Tuesday, April 18, 2017
Students out lying principal — How did she get past the school board?
These teen journalists were assigned to do an introduction piece for their new principal Amy Robertson. After they did some investigating, however, their published article led to the principal’s resignation only days later.
The students working for the Booster Redux publication at Pittsburg High School in southeastern Kansas didn’t plan on outing Robertson as a phony when they started writing the piece. But once they started looking into her credentials, they discovered a lot of discrepancies.
After Robertson was appointed on March 6th, the students reached out to the principal in a conference call on March 16th. For starters, Robertson claimed to have received her master’s and doctorate degrees from Corllins University. When the young journalists tried to look up the school, they found that the Better Business Bureau had stated that Corllins was not BBB-accredited. Another resource said that “the physical address of Collins was unknown”.
Despite Robertson having claimed that she did most of her schoolwork online, she said she had still visited the Corllins campus in Stockton, California. A quick call to the City of Stockton’s Community Development Department told them that the school was essentially nonexistent. Robertson was also reportedly unable to provide a copy of her transcripts.
The students compiled this information along with their other findings into an article that was published in the Booster Redux on Friday. On Tuesday, Robertson handed in her resignation, which was accepted by the Pittsburg Community Schools’ Board of Education.
The six students who put the article together were launched into the media limelight for their impressive reporting. The teens even got a shoutout from Todd Wallack of the Boston Globe Spotlight Team.
“I honestly thought they were joking at first,” 17-year-old Connor Balthazor told the Washington Post concerning the praise. “It was awesome to know that such respected members of the journalism community had our backs.”
The students were recognized and thanked by school officials for their thorough investigating. Though they may still be in high school, it seems pretty safe to say that this will look good on their resumes in the future.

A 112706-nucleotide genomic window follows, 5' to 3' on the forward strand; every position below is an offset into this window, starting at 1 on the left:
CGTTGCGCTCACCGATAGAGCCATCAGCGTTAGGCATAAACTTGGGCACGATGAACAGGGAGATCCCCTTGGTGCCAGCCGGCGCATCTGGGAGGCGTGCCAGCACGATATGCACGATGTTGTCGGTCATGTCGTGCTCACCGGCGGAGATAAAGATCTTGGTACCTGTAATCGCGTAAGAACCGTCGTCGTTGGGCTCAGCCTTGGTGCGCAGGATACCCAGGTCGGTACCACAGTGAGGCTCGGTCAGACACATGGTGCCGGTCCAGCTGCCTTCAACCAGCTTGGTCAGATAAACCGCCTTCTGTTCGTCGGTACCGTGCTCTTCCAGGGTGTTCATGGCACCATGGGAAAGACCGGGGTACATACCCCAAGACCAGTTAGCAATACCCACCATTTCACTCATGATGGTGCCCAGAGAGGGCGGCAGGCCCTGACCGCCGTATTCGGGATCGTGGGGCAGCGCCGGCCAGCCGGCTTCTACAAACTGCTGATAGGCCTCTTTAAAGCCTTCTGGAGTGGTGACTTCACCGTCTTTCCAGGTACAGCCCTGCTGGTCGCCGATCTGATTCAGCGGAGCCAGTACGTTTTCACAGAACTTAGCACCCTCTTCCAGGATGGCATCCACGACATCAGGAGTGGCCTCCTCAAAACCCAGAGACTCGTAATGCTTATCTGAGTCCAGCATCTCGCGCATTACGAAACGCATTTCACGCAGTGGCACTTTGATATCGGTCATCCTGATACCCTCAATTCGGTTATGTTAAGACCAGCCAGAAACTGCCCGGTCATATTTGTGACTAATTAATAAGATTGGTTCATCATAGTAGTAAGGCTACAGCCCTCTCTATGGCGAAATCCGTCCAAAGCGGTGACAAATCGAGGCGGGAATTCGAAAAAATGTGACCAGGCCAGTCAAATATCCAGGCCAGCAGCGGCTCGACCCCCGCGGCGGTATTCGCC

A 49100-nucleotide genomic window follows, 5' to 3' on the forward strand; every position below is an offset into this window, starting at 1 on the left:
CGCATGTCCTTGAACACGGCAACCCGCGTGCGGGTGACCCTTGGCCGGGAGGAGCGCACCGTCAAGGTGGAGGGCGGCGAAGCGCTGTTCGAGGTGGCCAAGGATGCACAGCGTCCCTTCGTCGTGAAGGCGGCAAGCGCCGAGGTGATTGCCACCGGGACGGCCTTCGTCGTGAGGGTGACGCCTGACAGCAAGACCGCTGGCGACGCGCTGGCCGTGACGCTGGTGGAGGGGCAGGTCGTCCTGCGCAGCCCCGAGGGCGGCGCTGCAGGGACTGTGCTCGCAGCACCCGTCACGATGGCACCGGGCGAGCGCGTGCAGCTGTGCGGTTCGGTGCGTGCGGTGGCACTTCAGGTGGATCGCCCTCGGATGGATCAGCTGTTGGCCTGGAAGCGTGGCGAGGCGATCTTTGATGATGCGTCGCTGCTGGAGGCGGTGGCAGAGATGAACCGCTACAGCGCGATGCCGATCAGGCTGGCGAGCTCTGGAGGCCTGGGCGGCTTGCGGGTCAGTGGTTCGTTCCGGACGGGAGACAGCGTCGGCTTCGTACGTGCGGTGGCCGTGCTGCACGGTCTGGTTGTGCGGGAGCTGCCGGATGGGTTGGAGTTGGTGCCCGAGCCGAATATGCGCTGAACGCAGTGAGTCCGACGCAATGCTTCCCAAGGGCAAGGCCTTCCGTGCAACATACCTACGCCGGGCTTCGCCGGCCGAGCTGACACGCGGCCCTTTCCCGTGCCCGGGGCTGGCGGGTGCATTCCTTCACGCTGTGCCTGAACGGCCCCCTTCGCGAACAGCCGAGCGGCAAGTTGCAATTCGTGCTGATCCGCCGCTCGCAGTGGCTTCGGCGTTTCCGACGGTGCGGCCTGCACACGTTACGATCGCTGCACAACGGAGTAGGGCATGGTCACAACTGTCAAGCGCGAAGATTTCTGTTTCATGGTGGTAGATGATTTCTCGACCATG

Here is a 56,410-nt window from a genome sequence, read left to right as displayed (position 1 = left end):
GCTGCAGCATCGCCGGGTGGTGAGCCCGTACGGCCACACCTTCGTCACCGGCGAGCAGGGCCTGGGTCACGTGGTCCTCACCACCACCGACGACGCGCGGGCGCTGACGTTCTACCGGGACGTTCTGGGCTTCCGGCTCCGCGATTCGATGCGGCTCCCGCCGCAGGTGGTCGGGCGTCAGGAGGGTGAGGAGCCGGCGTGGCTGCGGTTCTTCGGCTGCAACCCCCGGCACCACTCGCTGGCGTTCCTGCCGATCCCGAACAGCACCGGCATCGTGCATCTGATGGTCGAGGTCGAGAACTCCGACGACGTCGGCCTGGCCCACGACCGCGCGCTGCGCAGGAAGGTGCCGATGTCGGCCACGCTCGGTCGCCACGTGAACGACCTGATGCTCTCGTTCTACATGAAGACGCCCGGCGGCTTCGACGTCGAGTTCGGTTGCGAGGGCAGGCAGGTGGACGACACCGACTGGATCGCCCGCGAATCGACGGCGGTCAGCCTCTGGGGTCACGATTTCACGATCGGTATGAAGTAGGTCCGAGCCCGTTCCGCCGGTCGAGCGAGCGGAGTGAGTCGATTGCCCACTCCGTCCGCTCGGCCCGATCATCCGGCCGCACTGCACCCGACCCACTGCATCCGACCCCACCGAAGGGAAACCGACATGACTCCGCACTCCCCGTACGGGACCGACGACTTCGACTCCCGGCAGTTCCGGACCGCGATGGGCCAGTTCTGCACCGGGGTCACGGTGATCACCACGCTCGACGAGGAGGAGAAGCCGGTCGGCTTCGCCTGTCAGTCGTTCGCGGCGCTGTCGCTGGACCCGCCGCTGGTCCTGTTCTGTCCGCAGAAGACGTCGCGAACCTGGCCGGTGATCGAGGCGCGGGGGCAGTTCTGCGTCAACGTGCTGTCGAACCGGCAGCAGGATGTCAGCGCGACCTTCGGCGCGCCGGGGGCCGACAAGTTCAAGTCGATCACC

The Cancer Eating Away at College Campuses
The average American has little knowledge of the extent to which our institutions of higher learning have been infected with a spreading cancer.
One aspect of that cancer is akin to the loyalty oaths of the 1940s and ’50s. Professors were often required to sign statements that affirmed their loyalty to the United States government, plus swear they were not members of any organizations, including the Communist Party USA, which sought the overthrow of the United States government.
Fortunately, the U.S. Supreme Court struck down loyalty oaths as a condition of employment in 1964.
Today we’re seeing the re-emergence of the mentality that gave us loyalty oaths, in the form of mandating that faculty members write “diversity statements,” especially as part of hiring and promotion procedures. They are forced to pledge allegiance to the college’s diversity agenda.
For example, the University of California, San Diego requires that one’s “Contributions to Diversity Statement” describe one’s “past experience, activities and future plans to advance diversity, equity and inclusion, in alignment with UC San Diego’s mission to reflect the diversity of California and to meet the educational needs and interests of its diverse population.”
George Leef, director of research at the James G. Martin Center for Academic Renewal, has written an article titled “Loyalty Oaths Return with Faculty ‘Diversity Statements.’”
His article documents the growing trend of mandated faculty diversity statements—such as that at Virginia Tech, in which “candidates should include a list of activities that promote or contribute to inclusive teaching, research, outreach, and service.”
College diversity agendas are little more than a call for ideological conformity. Diversity only means racial, sex, and sexual orientation quotas.
In pursuit of this agenda, colleges spend billions of dollars on offices of diversity and inclusion, diversity classes, and diversity indoctrination. The last thing that diversity hustlers want is diversity in ideas.